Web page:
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  Eastern Promises

Starring: Naomi Watts, Viggo Mortensen, Armin Mueller-Stahl, Vincent C

Directed by: David Cronenberg

Produced by: Paul Webster, Robert Lantos

Written by: Steve Knight

Distributor: Focus Features


     A young, female foreigner (Sarah-Jeanne Labrosse) walks into a London pharmacy, noticeably in pain and crying out for help. Seconds later, she falls to the floor, blood flowing from her body to her feet. The girl is rushed to the hospital, where she dies in the process of giving birth to a premature baby girl. No one comes looking for the girl (or her newborn); she is left unidentified with only a diary written in Russian to clue the hospital into whom she might be.


     Anna (Naomi Watts), the midwife who delivered the girl’s baby, sees the moral need to find the baby’s family. Skimming through the pages of the diary of the deceased, whose name she discovers was Tatiana, Anna finds a business card for a Trans-Siberian restaurant. Anna pays a visit to the manager of the restaurant, Semyon (Armin Mueller-Stahl), who claims he doesn’t know anything of Tatiana but offers to translate the diary’s Russian text to help out. What Anna doesn’t know is that Semyon is actually the head of a Russian mob that used Tatiana for sex, and plans to translate the diary inaccurately in order to cover up the truth. Also prominent in the picture is the mob’s driver, Nikolai (Viggo Mortensen), who Anna views as strangely alluring.


     Eastern Promises contains a fairly conventional mob-story and was done in a style rather typical of director David Cronenberg, but the fusion of these two familiar elements results in a surprisingly original film. The tonal darkness and thematic exploration of violence accomplished by Cronenberg’s directorial approach provide the morality-play that Semyon’s mob engages in a much-needed sense of depth. As was the case with Francis Ford Coppola’s infamous The Godfather, Eastern Promises never fails to recognize the confused motivations and charismatic presences of its morally repugnant thugs of characters.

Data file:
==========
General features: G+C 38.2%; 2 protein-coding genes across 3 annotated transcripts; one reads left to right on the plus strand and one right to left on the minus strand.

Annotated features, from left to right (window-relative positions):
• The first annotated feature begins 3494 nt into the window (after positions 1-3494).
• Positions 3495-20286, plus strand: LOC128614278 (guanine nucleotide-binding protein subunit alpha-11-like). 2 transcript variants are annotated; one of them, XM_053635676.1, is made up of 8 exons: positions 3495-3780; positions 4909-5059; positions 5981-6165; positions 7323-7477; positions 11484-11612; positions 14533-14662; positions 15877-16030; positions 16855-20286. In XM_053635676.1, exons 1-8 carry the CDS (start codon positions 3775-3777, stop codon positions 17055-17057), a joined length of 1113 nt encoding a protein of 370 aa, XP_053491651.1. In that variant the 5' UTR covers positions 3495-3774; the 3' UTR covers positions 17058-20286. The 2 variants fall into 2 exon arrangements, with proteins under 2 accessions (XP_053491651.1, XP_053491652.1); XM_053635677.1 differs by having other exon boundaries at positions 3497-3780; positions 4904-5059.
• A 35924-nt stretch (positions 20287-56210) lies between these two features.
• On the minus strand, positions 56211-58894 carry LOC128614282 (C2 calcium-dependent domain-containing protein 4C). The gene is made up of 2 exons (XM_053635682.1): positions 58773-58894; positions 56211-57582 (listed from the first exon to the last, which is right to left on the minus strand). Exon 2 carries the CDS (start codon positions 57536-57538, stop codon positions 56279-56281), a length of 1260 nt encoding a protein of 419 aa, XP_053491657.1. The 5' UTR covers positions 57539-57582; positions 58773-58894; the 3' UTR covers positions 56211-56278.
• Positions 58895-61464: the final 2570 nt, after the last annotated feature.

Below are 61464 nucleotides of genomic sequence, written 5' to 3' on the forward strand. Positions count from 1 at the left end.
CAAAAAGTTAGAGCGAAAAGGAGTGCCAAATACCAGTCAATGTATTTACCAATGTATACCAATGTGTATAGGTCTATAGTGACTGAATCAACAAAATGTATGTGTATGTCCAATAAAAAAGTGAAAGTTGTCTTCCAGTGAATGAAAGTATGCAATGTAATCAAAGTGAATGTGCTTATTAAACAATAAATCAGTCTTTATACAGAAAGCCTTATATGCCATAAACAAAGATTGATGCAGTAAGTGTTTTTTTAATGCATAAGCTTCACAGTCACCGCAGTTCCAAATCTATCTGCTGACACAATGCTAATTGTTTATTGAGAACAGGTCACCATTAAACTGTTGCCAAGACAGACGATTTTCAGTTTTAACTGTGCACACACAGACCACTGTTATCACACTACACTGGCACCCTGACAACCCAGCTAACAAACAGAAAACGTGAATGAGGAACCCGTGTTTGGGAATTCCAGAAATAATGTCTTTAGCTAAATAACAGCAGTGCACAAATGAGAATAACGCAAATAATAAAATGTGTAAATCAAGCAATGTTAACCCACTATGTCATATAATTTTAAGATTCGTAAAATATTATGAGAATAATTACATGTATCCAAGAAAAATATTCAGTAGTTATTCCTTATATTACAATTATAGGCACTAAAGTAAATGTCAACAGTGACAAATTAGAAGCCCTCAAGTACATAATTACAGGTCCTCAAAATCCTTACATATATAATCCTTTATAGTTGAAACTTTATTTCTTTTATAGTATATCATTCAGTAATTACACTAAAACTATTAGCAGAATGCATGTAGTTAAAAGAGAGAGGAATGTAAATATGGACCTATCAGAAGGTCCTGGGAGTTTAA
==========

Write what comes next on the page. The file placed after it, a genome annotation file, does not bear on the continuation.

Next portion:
The effectiveness of Cronenberg’s trademark style doesn’t only enhance Eastern Promises’ ability to understand its characters on a psychological level, but also allows them to act far more realistically in the film than they would have at the hand of another director. Cronenberg fearlessly invites brutal amounts of realistic violence into his frames: fingers are cut off and throats are slit. Most shocking of all sequences in the film is a sauna-staged knife-fight between Nikolai and men from a rival mob.


     Many have criticized several of the casting-decisions for the film, but I am willing to ardently defend every performance in it. The most controversial selection is Naomi Watts as Anna; many think the actress is too “pretty” for the role. I would argue that Watts’ considerable cosmopolitan qualities allow her to evoke the audience’s sympathies easily, yielding her a natural and strong protagonist. These personality characteristics make her exchanges with Mortensen, utterly brilliant here, all the more effective, especially after a startling plot-twist regarding his character is revealed.


     An effective character-study and a wholly entertaining mob-movie, Eastern Promises will satisfy all viewers who aren’t put off by its high level of gruesomeness. Successfully coupling Cronenberg’s brooding style with uniformly excellent performances from the cast, it stands as one of the fall season’s finest offerings thus far.


-Danny Baldwin, Bucket Reviews

Review Published on: 9.24.2007

Screened on: 9.21.2007 at the Edwards San Marcos 18 in San Marcos, CA.


Eastern Promises is rated R and runs 100 minutes.

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